Keystone XL Pipeline cancelled
RAPID CITY, S.D. — President Biden has already made good on a few of his campaign promises, one of his first executive orders, being, the cancellation of the Keystone KL cross-border permit.
It’s seen as a huge win in a long battle among native and environmental communities. The debate regarding the pipeline surrounded economic development and fossil fuel emissions that would cause climate change.
“This 13 year long battle to have day 1 in the new administration issue an executive order, it sends a big signal that our organizing that we do, collective organizing that we do actually has the ability to impact policy and impact the livelihoods of our communities and our people,” said Nick Tilsen, president of the NDN Collective.
Tilsen also believes revoking the permit is an example of how to create healing between indigenous and non-indigenous communities, and can be the catalyst for change with other indigenous communities and issues. Oglala Sioux president Kevin Killer was also pleased with the decision to revoke the pipeline and released a statement thanking the administration.
“As President of the Oglala Lakota Nation, I would like to congratulate President Joseph R. Biden and Vice-President Kamala D. Harris for the successful transition of power. As one of President Biden’s first acts in office, the cancellation of the Keystone XL pipeline permit sends a strong message to tribal nations, and symbolizes a willingness to build on government-to-government relationships established through our treaties (specifically, the 1851 and 1868 Fort Laramie treaties of the Great Sioux Nation). The KXL pipeline was set to take course through the original treaty lands of the Oceti Sakowin (also known as the Great Sioux Nation). TC Energy planned to move crude oil from Canada to Nebraska, by which the crude oil would connect with existing pipeline routes to eventually make its way to refineries in the Gulf of Mexico.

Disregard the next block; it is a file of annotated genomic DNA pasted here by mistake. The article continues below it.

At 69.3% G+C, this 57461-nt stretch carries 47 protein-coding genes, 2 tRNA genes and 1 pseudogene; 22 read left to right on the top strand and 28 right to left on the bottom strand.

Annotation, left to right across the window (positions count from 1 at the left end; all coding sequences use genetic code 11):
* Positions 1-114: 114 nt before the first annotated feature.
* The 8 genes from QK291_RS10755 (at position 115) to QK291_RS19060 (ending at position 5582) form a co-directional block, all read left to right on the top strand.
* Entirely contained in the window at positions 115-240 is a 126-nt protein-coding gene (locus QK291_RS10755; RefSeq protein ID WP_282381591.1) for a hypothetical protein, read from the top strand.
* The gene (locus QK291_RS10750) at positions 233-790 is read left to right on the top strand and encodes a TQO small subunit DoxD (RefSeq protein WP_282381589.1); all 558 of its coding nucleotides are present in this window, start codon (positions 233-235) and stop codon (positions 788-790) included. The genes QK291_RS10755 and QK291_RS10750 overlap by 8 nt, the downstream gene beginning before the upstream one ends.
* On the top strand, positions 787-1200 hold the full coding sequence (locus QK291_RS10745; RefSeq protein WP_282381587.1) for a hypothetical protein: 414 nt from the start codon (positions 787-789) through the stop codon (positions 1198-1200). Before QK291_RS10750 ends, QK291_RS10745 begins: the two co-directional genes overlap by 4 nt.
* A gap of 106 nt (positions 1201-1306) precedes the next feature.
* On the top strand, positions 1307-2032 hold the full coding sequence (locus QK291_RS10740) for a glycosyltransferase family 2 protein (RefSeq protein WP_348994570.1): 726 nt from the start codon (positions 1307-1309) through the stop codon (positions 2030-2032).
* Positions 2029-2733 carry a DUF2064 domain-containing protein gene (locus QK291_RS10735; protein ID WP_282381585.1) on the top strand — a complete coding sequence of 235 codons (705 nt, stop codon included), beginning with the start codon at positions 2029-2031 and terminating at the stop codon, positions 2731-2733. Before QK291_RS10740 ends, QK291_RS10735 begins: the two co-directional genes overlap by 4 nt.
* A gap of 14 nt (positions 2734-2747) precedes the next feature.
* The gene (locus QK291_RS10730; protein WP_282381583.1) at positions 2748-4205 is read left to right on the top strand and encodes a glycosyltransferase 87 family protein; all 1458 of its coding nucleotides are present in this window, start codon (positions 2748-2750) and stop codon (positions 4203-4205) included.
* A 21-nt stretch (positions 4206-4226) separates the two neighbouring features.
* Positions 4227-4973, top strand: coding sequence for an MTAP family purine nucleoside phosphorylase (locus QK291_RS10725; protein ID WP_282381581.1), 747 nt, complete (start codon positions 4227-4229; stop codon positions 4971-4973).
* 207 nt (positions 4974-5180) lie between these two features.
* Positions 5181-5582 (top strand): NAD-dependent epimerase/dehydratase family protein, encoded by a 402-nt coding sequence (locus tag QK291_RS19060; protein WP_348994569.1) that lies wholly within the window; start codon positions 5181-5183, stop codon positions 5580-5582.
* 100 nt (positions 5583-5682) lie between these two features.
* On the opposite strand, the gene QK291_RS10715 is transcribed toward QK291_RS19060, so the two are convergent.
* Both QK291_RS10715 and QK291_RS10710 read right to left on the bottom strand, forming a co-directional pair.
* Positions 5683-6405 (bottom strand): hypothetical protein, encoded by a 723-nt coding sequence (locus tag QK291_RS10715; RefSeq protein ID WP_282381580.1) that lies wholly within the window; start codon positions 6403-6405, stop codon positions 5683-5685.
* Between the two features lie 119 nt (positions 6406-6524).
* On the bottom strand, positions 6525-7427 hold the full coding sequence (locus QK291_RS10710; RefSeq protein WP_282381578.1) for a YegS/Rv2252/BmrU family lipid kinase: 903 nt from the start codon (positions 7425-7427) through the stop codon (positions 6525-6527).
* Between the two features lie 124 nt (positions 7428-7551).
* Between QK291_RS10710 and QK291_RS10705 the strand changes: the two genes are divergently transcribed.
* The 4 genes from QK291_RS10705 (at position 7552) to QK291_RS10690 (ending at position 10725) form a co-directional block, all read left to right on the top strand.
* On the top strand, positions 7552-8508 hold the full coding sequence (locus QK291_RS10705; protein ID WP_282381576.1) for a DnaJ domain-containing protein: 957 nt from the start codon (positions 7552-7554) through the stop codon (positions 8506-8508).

President Biden’s decision to cancel the permits for the KXL pipeline demonstrates his willingness to listen and follow through for tribal nations, listen to tribal voices, and respect tribal lands. For your actions in protection of our Mni (water) and Unci Maka (lands) Mr. President, myself and the Oglala Lakota Nation want to thank you. We look forward to having a healthy line of communication between our governments, building upon and recreating innovative ideas to further our bonds, and together thinking forward to create enduring friendships.”
Despite support from some communities, South Dakota governor Kristi Noem did not share that sentiment.
“I am very disappointed that President Biden has used his executive order privilege to cancel the Keystone XL pipeline. I think it’s the wrong policy on energy, it’s the wrong policy on the environment, and it’s the wrong policy on safety.”
Noem says South Dakota will continue to have conversations with the White House, but at this time is unsure about other options and recourse she can take.